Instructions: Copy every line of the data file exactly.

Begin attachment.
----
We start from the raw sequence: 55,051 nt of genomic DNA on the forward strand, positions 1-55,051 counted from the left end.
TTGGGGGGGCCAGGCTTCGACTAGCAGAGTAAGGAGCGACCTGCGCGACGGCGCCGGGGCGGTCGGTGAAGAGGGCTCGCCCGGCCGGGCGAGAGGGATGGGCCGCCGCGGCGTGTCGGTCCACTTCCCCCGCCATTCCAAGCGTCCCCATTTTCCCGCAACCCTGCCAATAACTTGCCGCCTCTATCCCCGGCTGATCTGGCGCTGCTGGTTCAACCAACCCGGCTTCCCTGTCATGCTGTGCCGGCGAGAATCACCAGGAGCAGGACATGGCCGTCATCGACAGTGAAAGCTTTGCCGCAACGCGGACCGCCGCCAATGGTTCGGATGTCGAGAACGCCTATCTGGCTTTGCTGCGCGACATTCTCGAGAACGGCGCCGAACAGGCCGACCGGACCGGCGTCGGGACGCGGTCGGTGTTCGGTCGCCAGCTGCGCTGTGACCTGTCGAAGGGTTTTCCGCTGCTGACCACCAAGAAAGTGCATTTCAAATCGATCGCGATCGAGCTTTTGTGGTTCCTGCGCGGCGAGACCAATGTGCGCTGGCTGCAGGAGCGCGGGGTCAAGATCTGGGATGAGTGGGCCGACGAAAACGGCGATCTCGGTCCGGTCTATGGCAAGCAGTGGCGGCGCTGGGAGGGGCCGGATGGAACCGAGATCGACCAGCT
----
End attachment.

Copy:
We start from the raw sequence: 55,051 nt of genomic DNA on the forward strand, positions 1-55,051 counted from the left end.
TTGGGGGGGCCAGGCTTCGACTAGCAGAGTAAGGAGCGACCTGCGCGACGGCGCCGGGGCGGTCGGTGAAGAGGGCTCGCCCGGCCGGGCGAGAGGGATGGGCCGCCGCGGCGTGTCGGTCCACTTCCCCCGCCATTCCAAGCGTCCCCATTTTCCCGCAACCCTGCCAATAACTTGCCGCCTCTATCCCCGGCTGATCTGGCGCTGCTGGTTCAACCAACCCGGCTTCCCTGTCATGCTGTGCCGGCGAGAATCACCAGGAGCAGGACATGGCCGTCATCGACAGTGAAAGCTTTGCCGCAACGCGGACCGCCGCCAATGGTTCGGATGTCGAGAACGCCTATCTGGCTTTGCTGCGCGACATTCTCGAGAACGGCGCCGAACAGGCCGACCGGACCGGCGTCGGGACGCGGTCGGTGTTCGGTCGCCAGCTGCGCTGTGACCTGTCGAAGGGTTTTCCGCTGCTGACCACCAAGAAAGTGCATTTCAAATCGATCGCGATCGAGCTTTTGTGGTTCCTGCGCGGCGAGACCAATGTGCGCTGGCTGCAGGAGCGCGGGGTCAAGATCTGGGATGAGTGGGCCGACGAAAACGGCGATCTCGGTCCGGTCTATGGCAAGCAGTGGCGGCGCTGGGAGGGGCCGGATGGAACCGAGATCGACCAGCT